Portland City Commissioner Chloe Eudaly’s Tenant Screening Rules May Now Have the Votes Needed to Pass City Council

Commissioner Fish's office praises Eudaly's efforts at revising the policy.

The Carson and other apartments springing up in Slabtown. (Justin Katigbak)

City Commissioner Chloe Eudaly's tenant screening-criteria and security-deposit regulations will come back to council next Thursday, May 23—after gaining new support.

City Commissioner Nick Fish's office offered encouraging comments this week, a signal of his potential support.

"We appreciate Commissioner Eudaly's collaborative approach," says Fish chief of staff Sonia Schmanski. "They've been working hard to earn Council support, and have been especially receptive to our concerns around legal risk and ease of use. There's been a lot of great conversation at the staff level to work through questions and concerns, and they're taking the time to build a good product."

Fish could be the third vote needed to pass the ordinance. Commissioner Jo Ann Hardesty has been generally supportive of Eudaly's ordinance.

The policy has received high-profile opposition from landlord lobby, including over the requirements legislating limitation on turning down a tenant who has a criminal background.

At the last hearing, the issue of how Hardesty questioned a property manager became a matter of conflict. Mayor Ted Wheeler called for civility, and the Urban League of Portland criticized the mayor's comments as racist.

The revised draft will be released on Monday or Tuesday, says Eudaly's office. A vote won't be taken on Thursday, because the Council will be discussing a revised version.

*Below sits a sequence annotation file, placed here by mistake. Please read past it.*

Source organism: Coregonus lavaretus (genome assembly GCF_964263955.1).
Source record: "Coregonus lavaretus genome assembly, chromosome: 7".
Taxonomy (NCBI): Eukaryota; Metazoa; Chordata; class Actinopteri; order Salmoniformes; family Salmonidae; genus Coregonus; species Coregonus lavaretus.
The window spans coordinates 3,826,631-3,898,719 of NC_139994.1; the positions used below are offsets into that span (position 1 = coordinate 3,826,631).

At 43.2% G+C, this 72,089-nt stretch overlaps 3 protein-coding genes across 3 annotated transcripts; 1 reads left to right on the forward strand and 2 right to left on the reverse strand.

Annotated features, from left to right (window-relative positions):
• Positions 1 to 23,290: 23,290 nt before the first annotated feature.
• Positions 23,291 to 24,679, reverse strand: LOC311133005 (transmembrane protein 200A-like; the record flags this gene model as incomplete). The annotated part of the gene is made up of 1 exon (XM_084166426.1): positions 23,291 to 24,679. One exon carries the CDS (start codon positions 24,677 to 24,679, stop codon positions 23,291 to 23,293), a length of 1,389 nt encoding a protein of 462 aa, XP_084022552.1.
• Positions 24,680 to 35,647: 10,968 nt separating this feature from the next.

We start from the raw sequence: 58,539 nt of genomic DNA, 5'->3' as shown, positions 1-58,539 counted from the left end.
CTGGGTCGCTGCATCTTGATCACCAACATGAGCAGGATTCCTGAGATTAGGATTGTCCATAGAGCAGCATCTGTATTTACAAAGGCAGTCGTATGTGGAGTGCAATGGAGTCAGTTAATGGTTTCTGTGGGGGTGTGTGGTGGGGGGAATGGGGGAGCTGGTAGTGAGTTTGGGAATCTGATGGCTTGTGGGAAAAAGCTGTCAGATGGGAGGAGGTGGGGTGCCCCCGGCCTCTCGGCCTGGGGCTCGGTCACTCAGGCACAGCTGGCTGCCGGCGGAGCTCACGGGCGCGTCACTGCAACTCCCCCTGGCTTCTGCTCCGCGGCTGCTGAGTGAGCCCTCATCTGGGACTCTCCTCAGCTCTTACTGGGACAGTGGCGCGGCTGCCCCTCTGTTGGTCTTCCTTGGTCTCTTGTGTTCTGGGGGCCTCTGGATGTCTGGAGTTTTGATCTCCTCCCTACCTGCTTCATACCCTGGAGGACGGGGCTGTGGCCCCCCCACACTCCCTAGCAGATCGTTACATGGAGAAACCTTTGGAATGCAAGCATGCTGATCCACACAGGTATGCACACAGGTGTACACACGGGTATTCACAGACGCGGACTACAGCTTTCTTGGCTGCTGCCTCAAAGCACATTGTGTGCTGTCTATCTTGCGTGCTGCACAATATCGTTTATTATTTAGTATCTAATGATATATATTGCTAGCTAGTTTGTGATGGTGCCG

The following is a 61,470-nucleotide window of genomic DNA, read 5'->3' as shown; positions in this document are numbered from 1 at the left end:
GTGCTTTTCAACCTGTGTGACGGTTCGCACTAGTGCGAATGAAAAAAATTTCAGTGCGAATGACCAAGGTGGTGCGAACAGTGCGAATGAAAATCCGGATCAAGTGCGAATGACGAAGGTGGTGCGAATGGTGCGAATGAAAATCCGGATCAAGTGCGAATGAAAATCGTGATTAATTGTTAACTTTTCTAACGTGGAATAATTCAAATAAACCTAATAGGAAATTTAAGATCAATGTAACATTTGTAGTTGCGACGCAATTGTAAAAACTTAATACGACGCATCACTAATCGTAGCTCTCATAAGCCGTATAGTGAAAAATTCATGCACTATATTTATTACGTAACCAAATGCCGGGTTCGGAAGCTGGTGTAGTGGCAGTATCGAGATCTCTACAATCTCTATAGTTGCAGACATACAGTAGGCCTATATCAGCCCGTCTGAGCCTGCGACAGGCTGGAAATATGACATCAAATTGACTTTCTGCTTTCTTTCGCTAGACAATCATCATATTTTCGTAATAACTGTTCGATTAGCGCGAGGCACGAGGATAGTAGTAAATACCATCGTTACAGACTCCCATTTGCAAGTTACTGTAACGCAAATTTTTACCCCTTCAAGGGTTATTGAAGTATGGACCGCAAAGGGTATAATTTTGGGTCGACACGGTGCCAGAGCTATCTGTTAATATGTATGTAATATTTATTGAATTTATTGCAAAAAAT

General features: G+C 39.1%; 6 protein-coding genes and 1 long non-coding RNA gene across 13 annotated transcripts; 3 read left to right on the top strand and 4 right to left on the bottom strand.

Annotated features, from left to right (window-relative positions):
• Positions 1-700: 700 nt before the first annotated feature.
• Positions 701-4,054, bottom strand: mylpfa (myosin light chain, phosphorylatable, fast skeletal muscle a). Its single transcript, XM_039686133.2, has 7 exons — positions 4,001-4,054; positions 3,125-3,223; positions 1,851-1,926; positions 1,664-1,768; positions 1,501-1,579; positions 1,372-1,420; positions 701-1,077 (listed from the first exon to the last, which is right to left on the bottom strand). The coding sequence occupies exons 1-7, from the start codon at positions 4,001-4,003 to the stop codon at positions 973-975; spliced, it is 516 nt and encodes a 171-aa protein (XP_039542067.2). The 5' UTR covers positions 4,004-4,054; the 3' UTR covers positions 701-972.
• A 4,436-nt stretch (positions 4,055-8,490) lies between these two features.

Eudaly's policy director, Jamey Duhamel, says the ordinance has been streamlined to make it clearer.

"The largest changes that people will notice is that it's been redrafted, reorganized and reworded to make the intentions very clear," she says. "We're happy with a new version, very substantively does the same thing as the previous draft that is much more direct and understandable in its intentions."

There have been policy changes "to streamline the process" and "help minimize the administrative burdens and costs" to landlords "with compromising the outcome."

That includes making clear that the "first come, first served" requirement does not eliminate a landlord's discretion over choosing whether to approve an applicant or not, so long as the reason is not discriminatory, says Duhamel.

There has been at least one key substantive policy change.

Instead of requiring landlords to set the minimum income required for an apartment at two times the rent, the new policy will benchmark the requirement to apartments affordable to 80 percent of area median income: above that, landlords will be required to accept income that's twice the rent; below that the requirement will be 2.5 times the rent.

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